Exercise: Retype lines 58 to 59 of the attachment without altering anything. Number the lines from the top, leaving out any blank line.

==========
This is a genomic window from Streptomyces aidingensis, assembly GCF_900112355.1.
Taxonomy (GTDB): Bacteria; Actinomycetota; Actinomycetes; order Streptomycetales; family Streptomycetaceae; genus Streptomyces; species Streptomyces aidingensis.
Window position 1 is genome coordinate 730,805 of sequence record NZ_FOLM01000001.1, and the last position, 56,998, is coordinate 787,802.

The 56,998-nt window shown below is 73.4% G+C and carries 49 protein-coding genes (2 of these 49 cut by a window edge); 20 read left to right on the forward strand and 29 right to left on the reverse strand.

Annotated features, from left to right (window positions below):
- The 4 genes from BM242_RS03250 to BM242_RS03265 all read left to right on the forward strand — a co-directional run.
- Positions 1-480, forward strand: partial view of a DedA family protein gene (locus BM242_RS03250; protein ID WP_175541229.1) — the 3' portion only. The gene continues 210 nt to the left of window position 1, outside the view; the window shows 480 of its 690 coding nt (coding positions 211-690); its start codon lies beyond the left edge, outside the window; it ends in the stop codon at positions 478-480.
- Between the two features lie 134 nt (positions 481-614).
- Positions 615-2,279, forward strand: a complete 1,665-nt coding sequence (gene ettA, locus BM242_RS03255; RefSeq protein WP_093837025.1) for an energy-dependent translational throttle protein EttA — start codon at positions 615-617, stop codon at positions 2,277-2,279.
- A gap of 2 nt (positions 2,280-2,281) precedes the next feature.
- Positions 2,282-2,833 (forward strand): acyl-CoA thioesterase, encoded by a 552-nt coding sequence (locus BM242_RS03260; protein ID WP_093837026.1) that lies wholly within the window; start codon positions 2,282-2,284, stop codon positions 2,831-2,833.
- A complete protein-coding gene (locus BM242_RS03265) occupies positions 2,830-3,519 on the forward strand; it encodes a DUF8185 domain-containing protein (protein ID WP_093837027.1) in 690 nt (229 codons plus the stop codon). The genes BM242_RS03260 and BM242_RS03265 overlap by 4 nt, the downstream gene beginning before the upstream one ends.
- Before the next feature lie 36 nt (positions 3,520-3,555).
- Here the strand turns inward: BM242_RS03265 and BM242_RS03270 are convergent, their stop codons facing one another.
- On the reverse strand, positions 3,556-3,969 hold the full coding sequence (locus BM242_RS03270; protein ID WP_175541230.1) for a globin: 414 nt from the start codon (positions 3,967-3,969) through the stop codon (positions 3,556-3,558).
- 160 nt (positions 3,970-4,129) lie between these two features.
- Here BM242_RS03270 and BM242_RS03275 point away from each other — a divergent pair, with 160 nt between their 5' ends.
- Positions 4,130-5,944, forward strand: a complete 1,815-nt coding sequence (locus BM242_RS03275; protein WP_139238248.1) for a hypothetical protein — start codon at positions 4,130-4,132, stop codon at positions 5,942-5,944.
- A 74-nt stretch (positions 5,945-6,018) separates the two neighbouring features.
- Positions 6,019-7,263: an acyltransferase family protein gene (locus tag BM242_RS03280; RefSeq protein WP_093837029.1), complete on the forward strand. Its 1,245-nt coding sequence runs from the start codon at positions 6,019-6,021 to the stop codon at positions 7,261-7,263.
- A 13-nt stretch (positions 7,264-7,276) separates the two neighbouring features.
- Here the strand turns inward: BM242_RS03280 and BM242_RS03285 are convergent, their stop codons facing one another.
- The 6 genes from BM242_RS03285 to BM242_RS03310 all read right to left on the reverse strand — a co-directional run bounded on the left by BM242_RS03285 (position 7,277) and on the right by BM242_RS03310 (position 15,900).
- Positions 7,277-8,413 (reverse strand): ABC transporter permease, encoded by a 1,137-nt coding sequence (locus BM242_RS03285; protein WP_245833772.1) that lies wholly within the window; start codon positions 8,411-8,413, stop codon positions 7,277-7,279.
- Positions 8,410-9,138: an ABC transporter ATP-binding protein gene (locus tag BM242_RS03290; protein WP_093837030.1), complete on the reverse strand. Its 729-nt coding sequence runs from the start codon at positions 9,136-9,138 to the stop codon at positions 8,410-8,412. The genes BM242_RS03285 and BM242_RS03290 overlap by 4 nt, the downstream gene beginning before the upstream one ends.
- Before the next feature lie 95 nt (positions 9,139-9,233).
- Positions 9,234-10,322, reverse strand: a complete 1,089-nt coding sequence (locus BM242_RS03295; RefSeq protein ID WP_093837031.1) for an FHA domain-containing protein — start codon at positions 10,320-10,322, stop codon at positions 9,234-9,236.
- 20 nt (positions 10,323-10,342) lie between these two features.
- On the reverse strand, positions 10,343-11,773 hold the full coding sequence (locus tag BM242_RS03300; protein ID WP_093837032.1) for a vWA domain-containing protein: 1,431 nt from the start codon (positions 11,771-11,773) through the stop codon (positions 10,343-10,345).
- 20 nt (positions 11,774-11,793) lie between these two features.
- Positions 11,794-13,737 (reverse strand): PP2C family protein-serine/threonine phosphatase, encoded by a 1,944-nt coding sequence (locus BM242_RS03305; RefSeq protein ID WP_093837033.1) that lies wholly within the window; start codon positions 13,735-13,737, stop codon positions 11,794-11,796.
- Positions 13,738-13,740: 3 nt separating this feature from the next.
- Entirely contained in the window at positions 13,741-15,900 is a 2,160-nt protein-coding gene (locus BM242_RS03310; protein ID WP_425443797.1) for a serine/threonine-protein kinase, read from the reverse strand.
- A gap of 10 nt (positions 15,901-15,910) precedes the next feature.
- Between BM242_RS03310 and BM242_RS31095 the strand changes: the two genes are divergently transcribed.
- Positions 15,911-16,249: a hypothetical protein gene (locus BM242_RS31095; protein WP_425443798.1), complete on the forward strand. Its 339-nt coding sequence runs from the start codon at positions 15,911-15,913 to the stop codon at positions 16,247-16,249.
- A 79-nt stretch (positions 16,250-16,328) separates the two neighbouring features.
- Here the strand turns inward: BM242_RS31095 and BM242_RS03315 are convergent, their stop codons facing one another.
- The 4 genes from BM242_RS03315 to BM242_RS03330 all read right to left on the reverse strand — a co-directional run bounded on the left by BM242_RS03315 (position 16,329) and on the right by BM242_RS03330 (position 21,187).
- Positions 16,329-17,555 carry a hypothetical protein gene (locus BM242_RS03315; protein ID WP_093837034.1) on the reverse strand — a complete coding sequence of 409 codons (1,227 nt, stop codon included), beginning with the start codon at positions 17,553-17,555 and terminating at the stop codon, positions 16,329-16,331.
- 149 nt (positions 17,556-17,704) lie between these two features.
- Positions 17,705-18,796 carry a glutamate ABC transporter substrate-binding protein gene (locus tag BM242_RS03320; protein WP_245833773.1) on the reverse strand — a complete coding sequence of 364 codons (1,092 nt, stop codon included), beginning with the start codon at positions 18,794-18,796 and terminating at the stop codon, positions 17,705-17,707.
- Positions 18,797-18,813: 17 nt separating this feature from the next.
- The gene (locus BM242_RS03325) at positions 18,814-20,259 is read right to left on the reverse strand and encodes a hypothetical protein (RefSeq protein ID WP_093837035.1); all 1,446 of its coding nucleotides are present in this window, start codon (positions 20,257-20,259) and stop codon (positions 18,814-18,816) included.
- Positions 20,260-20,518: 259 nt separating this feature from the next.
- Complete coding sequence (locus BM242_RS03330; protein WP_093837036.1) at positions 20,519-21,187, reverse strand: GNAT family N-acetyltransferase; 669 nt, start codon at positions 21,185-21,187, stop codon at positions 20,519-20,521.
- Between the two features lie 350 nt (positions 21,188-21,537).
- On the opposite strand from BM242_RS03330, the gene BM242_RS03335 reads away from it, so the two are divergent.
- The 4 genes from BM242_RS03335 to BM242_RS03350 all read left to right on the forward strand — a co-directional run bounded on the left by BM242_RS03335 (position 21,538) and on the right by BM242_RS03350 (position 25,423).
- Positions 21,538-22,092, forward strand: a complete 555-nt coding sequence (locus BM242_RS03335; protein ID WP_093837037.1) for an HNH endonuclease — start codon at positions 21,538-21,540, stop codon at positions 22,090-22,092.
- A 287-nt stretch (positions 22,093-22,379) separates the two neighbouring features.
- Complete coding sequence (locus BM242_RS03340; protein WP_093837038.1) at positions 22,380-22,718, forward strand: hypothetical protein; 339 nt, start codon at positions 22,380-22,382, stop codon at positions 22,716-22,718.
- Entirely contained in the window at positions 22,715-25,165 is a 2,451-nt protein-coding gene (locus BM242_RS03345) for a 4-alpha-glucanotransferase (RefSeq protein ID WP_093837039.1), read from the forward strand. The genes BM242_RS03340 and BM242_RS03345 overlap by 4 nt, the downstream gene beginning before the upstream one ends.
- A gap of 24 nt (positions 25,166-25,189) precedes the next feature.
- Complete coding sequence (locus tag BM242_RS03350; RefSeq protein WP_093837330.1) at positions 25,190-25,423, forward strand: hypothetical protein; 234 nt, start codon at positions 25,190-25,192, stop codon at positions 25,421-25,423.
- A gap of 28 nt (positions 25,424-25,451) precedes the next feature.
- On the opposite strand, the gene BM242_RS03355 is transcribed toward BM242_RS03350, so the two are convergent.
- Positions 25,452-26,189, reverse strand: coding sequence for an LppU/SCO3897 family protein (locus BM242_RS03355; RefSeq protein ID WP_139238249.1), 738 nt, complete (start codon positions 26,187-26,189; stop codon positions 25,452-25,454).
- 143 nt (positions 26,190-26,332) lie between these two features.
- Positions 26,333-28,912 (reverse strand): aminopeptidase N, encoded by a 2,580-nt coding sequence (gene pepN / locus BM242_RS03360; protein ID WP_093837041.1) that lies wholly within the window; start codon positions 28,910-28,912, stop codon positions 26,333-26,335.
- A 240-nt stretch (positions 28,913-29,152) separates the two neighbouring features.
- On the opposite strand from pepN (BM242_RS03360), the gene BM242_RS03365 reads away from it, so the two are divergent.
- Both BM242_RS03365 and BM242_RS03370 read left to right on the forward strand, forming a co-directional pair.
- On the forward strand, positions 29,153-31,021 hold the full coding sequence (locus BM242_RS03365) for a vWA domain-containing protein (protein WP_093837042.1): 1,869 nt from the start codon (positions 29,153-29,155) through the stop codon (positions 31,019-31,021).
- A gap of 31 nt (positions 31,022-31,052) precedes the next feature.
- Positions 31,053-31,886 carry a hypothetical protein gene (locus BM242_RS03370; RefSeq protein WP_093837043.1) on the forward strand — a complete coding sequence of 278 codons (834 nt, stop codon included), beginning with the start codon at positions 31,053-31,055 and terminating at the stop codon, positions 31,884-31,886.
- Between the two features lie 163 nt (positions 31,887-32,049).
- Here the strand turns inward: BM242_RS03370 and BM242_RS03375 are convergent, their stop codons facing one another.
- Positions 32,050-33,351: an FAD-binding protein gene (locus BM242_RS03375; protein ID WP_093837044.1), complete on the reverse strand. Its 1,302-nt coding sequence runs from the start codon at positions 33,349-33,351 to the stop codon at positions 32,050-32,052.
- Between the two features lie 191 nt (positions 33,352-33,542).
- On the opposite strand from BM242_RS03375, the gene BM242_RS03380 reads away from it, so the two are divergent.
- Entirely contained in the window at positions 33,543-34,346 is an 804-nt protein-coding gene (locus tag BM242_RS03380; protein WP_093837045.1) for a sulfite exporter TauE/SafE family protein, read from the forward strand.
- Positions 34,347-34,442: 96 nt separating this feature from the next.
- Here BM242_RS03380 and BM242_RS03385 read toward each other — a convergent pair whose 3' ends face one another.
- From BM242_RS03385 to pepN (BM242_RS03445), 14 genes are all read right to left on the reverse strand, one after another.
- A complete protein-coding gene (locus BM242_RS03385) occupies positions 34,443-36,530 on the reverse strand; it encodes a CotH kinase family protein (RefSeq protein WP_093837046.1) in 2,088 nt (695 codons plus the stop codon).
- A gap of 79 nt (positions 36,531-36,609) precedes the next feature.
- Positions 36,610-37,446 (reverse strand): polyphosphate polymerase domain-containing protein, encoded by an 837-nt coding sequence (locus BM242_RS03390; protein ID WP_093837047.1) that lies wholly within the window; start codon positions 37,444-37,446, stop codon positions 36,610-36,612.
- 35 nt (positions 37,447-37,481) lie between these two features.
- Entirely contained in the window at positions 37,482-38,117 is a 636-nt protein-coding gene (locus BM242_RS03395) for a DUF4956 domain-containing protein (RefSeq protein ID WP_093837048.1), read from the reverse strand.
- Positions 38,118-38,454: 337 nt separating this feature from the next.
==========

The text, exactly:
- Positions 25,452-26,189, reverse strand: coding sequence for an LppU/SCO3897 family protein (locus BM242_RS03355; RefSeq protein ID WP_139238249.1), 738 nt, complete (start codon positions 26,187-26,189; stop codon positions 25,452-25,454).
- 143 nt (positions 26,190-26,332) lie between these two features.